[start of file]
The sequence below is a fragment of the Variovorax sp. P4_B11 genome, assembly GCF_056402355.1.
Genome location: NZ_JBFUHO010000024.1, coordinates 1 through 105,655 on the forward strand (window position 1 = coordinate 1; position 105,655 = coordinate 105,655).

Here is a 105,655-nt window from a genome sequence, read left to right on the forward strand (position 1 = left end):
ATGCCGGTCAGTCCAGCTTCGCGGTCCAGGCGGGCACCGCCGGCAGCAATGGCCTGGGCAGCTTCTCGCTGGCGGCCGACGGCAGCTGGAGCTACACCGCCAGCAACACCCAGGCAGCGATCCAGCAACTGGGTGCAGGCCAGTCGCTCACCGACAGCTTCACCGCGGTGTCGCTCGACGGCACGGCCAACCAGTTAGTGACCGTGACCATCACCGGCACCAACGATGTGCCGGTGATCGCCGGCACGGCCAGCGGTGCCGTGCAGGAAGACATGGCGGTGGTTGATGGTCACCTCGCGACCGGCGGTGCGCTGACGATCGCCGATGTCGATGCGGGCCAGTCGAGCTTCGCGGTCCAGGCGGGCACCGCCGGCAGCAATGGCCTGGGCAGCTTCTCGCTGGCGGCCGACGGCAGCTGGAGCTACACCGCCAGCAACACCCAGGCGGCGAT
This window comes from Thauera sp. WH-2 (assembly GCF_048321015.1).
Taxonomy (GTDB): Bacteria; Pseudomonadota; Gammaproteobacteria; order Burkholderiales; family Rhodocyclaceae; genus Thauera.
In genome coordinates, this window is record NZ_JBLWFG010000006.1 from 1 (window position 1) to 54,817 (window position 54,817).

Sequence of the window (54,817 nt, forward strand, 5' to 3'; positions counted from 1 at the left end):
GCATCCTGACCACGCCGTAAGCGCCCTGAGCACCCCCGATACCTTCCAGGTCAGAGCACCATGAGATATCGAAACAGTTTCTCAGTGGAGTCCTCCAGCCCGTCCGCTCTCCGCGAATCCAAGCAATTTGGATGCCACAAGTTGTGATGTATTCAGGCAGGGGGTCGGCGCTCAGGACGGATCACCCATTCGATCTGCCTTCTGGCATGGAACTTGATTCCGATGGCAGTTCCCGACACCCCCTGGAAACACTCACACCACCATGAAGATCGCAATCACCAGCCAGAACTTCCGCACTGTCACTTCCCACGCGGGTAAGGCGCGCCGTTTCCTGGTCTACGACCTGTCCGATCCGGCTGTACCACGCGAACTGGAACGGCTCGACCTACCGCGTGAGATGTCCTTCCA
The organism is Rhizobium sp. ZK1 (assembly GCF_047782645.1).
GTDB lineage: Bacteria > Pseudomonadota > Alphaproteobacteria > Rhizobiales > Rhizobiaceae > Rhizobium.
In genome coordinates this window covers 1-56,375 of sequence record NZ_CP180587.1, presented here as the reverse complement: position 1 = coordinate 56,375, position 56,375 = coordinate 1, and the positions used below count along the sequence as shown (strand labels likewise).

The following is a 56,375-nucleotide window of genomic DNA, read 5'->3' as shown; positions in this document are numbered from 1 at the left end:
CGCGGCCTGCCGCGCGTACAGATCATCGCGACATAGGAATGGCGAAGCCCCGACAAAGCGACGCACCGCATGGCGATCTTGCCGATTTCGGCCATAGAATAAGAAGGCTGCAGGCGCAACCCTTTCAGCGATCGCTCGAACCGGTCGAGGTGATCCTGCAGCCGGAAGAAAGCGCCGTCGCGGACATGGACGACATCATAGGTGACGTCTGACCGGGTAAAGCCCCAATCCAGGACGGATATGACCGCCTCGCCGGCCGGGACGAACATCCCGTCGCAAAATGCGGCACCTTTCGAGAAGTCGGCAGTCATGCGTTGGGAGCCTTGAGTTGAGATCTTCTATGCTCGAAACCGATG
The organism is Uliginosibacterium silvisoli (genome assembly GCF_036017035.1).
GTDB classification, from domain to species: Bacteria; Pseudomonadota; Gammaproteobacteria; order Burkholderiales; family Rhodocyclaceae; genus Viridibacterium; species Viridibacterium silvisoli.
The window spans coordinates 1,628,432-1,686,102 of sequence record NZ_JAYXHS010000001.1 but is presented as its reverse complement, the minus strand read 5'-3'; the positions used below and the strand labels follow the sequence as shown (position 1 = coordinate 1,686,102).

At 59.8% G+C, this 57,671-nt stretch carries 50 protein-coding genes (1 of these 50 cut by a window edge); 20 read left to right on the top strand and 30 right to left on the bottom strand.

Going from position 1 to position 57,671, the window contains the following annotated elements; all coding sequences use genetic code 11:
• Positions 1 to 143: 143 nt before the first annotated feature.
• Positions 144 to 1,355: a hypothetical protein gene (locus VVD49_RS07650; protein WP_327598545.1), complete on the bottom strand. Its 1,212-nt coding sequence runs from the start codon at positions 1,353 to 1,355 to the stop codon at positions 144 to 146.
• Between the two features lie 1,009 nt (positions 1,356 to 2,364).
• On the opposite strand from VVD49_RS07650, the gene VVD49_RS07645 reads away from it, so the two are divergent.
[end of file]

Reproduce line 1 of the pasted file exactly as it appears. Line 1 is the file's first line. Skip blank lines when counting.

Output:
The sequence below is a fragment of the Variovorax sp. P4_B11 genome, assembly GCF_056402355.1.